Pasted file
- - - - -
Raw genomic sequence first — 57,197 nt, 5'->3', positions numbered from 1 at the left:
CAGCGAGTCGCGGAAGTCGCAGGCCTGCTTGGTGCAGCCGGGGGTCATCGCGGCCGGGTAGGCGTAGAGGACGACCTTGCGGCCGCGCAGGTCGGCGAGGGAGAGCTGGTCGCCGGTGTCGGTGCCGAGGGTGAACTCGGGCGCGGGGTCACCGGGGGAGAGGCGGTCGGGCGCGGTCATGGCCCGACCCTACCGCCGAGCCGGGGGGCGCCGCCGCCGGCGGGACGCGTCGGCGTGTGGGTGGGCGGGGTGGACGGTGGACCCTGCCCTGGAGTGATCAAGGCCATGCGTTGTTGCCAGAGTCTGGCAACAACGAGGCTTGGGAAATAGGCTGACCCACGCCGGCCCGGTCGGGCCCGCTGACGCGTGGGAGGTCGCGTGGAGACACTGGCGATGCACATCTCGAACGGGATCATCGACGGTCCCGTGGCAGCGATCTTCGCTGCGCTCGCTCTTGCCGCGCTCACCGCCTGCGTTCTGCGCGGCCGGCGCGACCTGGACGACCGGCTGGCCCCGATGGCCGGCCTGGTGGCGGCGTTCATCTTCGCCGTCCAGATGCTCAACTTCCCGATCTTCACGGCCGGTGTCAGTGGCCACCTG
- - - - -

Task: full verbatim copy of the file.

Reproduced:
Raw genomic sequence first — 57,197 nt, 5'->3', positions numbered from 1 at the left:
CAGCGAGTCGCGGAAGTCGCAGGCCTGCTTGGTGCAGCCGGGGGTCATCGCGGCCGGGTAGGCGTAGAGGACGACCTTGCGGCCGCGCAGGTCGGCGAGGGAGAGCTGGTCGCCGGTGTCGGTGCCGAGGGTGAACTCGGGCGCGGGGTCACCGGGGGAGAGGCGGTCGGGCGCGGTCATGGCCCGACCCTACCGCCGAGCCGGGGGGCGCCGCCGCCGGCGGGACGCGTCGGCGTGTGGGTGGGCGGGGTGGACGGTGGACCCTGCCCTGGAGTGATCAAGGCCATGCGTTGTTGCCAGAGTCTGGCAACAACGAGGCTTGGGAAATAGGCTGACCCACGCCGGCCCGGTCGGGCCCGCTGACGCGTGGGAGGTCGCGTGGAGACACTGGCGATGCACATCTCGAACGGGATCATCGACGGTCCCGTGGCAGCGATCTTCGCTGCGCTCGCTCTTGCCGCGCTCACCGCCTGCGTTCTGCGCGGCCGGCGCGACCTGGACGACCGGCTGGCCCCGATGGCCGGCCTGGTGGCGGCGTTCATCTTCGCCGTCCAGATGCTCAACTTCCCGATCTTCACGGCCGGTGTCAGTGGCCACCTG